10 Things to Take the Trauma Out of Homebuying
- Find a real estate agent that’s simpatico. Homebuying is not only a big financial commitment, but also an emotional one. It’s critical that the agent you chose is both skilled and a good fit with your personality.
- Remember, there’s no “right” time to buy, any more than there’s a right time to sell. If you find a home now, don’t try to second-guess the interest rates or the housing market by waiting. Changes don’t usually occur fast enough to make that much difference in price, and a good home won’t stay on the market long.
- Don’t ask for too many opinions. It’s natural to want reassurance for such a big decision, but too many ideas will make it much harder to make a decision.
- Accept that no house is ever perfect. Focus in on the things that are most important to you and let the minor ones go.
- Don’t try to be a killer negotiator. Negotiation is definitely a part of the real estate process, but trying to “win” by getting an extra-low price may lose you the home you love.
- Remember your home doesn’t exist in a vacuum. Don’t get so caught up in the physical aspects of the house itself—room size, kitchen—that you forget such issues as amenities, noise level, etc., that have a big impact on what it’s like to live in your new home.
- Don’t wait until you’ve found a home and made an offer to get approved for a mortgage, investigate insurance availability, and consider a schedule for moving. Presenting an offer contingent on a lot of unresolved issues will make your bid much less attractive to sellers.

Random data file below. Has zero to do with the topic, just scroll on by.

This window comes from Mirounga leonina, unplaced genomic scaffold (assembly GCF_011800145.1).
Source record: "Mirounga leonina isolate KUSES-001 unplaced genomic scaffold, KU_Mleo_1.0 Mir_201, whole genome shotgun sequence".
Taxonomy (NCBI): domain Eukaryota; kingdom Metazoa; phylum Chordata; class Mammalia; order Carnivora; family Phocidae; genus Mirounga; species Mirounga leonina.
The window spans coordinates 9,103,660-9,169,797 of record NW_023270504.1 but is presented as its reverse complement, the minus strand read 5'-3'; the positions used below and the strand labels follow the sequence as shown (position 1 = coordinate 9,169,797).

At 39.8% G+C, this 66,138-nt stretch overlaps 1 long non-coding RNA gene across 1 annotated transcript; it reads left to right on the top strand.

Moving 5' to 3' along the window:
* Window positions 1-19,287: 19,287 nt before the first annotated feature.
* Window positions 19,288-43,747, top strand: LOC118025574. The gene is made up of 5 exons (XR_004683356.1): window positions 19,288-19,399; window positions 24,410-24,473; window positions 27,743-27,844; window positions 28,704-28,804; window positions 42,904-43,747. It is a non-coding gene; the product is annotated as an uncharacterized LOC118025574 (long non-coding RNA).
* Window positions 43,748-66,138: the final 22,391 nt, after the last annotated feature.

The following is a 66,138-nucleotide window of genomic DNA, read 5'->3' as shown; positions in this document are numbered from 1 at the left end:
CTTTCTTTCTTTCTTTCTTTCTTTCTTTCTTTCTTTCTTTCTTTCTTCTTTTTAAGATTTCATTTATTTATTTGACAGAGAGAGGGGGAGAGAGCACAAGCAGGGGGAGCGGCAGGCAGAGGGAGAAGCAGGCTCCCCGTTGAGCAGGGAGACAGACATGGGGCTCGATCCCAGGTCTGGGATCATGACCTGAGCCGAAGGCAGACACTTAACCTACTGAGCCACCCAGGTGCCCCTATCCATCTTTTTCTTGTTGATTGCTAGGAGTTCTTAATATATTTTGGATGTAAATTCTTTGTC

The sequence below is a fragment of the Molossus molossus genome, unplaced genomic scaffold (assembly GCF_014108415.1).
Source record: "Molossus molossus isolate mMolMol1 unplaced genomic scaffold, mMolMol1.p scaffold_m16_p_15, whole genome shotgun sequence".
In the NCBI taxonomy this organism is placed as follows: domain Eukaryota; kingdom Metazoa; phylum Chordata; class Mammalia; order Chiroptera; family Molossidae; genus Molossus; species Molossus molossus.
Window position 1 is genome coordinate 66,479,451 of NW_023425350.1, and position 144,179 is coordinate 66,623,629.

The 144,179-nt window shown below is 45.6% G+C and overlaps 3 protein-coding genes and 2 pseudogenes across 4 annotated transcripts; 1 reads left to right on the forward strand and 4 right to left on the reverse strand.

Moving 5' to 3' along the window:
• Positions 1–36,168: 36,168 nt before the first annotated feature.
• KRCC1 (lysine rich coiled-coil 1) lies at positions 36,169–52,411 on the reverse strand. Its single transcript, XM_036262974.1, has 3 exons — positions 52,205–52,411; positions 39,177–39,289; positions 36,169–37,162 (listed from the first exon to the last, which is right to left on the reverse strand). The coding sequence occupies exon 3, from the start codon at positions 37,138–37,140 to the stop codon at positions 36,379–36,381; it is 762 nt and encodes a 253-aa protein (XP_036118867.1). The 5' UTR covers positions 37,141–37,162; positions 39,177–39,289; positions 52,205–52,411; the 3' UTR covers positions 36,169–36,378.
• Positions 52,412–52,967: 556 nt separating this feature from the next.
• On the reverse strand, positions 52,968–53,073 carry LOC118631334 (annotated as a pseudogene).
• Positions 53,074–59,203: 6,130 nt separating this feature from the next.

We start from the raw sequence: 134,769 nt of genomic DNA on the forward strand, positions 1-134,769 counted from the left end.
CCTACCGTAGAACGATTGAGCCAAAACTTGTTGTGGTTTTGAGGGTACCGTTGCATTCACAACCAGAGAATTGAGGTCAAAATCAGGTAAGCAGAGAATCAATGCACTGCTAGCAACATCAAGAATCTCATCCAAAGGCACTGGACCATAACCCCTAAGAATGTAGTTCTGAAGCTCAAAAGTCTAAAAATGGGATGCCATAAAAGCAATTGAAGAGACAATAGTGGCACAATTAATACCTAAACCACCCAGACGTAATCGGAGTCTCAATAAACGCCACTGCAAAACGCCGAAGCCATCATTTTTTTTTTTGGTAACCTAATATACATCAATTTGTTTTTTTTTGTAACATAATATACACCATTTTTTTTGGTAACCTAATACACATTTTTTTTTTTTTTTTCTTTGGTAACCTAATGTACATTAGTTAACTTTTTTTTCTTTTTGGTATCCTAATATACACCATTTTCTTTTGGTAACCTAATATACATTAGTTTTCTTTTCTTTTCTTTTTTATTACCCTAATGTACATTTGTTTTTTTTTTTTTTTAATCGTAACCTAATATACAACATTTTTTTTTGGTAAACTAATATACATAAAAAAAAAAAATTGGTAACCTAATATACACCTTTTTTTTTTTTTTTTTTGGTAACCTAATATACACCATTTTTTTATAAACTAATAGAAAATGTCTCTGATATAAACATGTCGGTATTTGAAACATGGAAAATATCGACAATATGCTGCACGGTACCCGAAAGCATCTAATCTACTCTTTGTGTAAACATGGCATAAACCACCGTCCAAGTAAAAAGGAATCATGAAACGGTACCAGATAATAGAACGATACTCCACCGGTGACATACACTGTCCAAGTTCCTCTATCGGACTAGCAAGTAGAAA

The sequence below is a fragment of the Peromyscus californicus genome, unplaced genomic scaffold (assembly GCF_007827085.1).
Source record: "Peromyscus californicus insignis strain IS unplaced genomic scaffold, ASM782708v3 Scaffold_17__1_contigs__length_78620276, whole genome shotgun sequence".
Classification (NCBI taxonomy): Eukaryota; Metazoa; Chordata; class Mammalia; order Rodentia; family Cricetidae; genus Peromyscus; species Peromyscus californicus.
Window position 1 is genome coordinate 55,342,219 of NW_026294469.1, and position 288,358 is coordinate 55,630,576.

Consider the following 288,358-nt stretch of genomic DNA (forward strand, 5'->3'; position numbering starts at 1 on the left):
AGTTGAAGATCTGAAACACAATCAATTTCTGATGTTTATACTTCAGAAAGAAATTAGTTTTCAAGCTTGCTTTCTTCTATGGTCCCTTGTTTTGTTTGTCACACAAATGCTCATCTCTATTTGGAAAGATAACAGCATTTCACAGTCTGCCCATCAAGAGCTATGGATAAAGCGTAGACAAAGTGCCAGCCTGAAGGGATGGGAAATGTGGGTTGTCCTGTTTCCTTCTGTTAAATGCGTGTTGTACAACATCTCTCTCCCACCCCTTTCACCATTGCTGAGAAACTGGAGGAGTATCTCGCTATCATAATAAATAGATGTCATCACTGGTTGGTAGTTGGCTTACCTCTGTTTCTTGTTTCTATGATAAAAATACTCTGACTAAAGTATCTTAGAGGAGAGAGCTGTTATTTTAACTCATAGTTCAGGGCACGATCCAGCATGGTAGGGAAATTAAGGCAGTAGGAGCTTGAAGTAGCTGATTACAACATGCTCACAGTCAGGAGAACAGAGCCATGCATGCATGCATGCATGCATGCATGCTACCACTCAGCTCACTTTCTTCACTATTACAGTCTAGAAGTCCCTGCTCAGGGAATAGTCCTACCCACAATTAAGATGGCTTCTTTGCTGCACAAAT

- Factor in maintenance and repair costs in your post-home buying budget. Even if you buy a new home, there will be some costs. Don’t leave yourself short and let your home deteriorate.
- Accept that a little buyer’s remorse is inevitable and will probably pass. Buying a home, especially for the first time, is a big commitment, but it also yields big benefits.
- Choose a home first because you love it; then think about appreciation. While U.S. homes have appreciated an average of 5.4 percent annually over from 1998 to 2002, a home’s most important role is as a comfortable, safe place to live.
10 Questions to Ask Your Lender
Be sure you find a loan that fits your needs with these comprehensive questions.
- What are the most popular mortgage loans you make? Why?
- Which type of mortgage plan do you think would best for us? Why?
- Are your rates, terms, fees, and closing costs negotiable?
- Will I have to buy private mortgage insurance? If so how much will it cost and how long will it be required? NOTE: Private mortgage insurance is usually required if you make less than a 20-percent downpayment, but most lenders will let you discontinue the policy when you’ve acquired a certain amount of equity by paying down the loan.
- Who will service the loan? Your bank or another company?
- What escrow requirements do you have?
- How long is your loan lock-in period (the time that the quoted interest rate will be honored)? Will I be able to obtain a lower rate if they drop during this period?
- How long will the loan approval process take?
- How long will it take to close the loan?
- Are there any charges or penalties for prepaying the loan?
10 Things a Lender Needs From You
- W-2 forms or business tax return forms if you’re self-employed for the last two or three years for every person signing the loan.
- Copies of at least one pay stub for every person signing the loan.
- Copies of two to four months of bank or credit union statements for both checking and savings accounts.
- Copies of personal tax forms for the last two to three years.
- Copies of brokerage account statements for two to four months, as well as a list of any other major assets of value, e.g., a boat, RV, or stocks or bonds not held in a brokerage account.